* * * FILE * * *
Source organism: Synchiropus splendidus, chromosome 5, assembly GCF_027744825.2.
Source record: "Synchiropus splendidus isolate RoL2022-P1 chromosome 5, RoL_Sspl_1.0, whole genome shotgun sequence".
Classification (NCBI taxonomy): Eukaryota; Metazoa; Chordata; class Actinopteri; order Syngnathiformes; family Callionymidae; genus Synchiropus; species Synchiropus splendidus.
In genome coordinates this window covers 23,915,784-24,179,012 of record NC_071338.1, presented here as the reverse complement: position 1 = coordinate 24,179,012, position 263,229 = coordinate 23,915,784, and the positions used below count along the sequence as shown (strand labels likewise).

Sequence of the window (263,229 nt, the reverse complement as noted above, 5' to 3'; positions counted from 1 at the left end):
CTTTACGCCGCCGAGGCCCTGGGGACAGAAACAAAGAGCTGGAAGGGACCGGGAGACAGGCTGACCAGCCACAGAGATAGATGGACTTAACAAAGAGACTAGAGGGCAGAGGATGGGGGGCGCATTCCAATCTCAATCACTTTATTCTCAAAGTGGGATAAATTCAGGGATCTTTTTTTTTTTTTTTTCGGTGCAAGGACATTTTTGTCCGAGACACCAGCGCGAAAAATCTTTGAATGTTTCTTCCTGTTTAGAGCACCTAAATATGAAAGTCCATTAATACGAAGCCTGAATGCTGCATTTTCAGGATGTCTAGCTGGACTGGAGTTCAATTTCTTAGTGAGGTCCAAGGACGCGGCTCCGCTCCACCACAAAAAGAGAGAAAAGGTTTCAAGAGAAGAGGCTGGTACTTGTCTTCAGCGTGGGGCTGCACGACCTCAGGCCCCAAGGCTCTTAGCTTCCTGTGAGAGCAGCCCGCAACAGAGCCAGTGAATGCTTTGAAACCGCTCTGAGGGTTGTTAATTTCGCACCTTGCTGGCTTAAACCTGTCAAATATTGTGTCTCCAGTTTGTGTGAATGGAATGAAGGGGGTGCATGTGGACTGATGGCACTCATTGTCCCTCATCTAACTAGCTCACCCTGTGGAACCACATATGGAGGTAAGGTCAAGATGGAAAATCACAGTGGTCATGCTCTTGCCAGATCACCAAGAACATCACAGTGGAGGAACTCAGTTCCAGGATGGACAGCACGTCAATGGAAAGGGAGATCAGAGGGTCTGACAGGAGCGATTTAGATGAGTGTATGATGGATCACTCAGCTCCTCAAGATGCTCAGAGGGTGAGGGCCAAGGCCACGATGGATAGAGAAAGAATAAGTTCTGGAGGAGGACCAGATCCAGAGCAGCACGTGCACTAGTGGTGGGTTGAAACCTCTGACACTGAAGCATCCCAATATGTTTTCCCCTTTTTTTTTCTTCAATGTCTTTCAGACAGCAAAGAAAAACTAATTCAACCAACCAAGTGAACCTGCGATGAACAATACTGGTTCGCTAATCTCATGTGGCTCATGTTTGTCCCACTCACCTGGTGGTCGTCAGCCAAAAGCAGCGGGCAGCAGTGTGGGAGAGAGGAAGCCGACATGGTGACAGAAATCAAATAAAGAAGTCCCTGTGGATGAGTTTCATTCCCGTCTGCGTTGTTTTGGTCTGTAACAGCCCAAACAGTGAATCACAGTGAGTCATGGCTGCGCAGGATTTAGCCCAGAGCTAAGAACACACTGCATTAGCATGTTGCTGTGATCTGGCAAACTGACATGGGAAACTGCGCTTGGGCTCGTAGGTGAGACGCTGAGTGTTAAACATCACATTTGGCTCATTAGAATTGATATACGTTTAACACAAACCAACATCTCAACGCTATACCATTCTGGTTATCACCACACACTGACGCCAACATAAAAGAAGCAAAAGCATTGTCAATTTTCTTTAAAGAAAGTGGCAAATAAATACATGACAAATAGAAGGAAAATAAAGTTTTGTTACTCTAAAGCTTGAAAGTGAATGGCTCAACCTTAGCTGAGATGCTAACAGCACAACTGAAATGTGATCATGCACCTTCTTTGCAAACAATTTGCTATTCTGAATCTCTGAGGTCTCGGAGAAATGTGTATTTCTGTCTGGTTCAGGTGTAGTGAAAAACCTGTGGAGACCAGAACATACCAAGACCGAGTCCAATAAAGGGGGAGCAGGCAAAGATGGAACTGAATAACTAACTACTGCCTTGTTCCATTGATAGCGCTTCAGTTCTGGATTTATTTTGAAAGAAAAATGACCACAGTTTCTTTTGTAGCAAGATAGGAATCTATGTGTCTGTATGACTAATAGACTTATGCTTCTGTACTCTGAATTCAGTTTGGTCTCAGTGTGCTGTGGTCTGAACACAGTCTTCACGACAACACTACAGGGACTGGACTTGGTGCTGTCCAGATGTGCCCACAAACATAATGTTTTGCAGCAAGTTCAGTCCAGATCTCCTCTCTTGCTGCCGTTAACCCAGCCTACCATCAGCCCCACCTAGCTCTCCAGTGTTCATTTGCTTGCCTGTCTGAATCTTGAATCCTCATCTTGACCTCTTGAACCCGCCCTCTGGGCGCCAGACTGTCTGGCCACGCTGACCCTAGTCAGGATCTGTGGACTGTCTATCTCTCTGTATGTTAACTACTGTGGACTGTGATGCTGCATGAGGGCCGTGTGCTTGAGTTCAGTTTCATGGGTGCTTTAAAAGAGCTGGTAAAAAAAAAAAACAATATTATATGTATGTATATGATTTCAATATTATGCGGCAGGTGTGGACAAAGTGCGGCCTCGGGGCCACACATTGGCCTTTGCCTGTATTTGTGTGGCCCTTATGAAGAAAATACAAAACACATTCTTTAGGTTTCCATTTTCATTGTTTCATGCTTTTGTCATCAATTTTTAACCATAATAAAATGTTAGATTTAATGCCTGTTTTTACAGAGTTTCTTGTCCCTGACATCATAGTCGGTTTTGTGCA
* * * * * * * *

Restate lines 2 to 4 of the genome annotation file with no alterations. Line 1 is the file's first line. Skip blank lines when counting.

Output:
Source record: "Synchiropus splendidus isolate RoL2022-P1 chromosome 5, RoL_Sspl_1.0, whole genome shotgun sequence".
Classification (NCBI taxonomy): Eukaryota; Metazoa; Chordata; class Actinopteri; order Syngnathiformes; family Callionymidae; genus Synchiropus; species Synchiropus splendidus.
In genome coordinates this window covers 23,915,784-24,179,012 of record NC_071338.1, presented here as the reverse complement: position 1 = coordinate 24,179,012, position 263,229 = coordinate 23,915,784, and the positions used below count along the sequence as shown (strand labels likewise).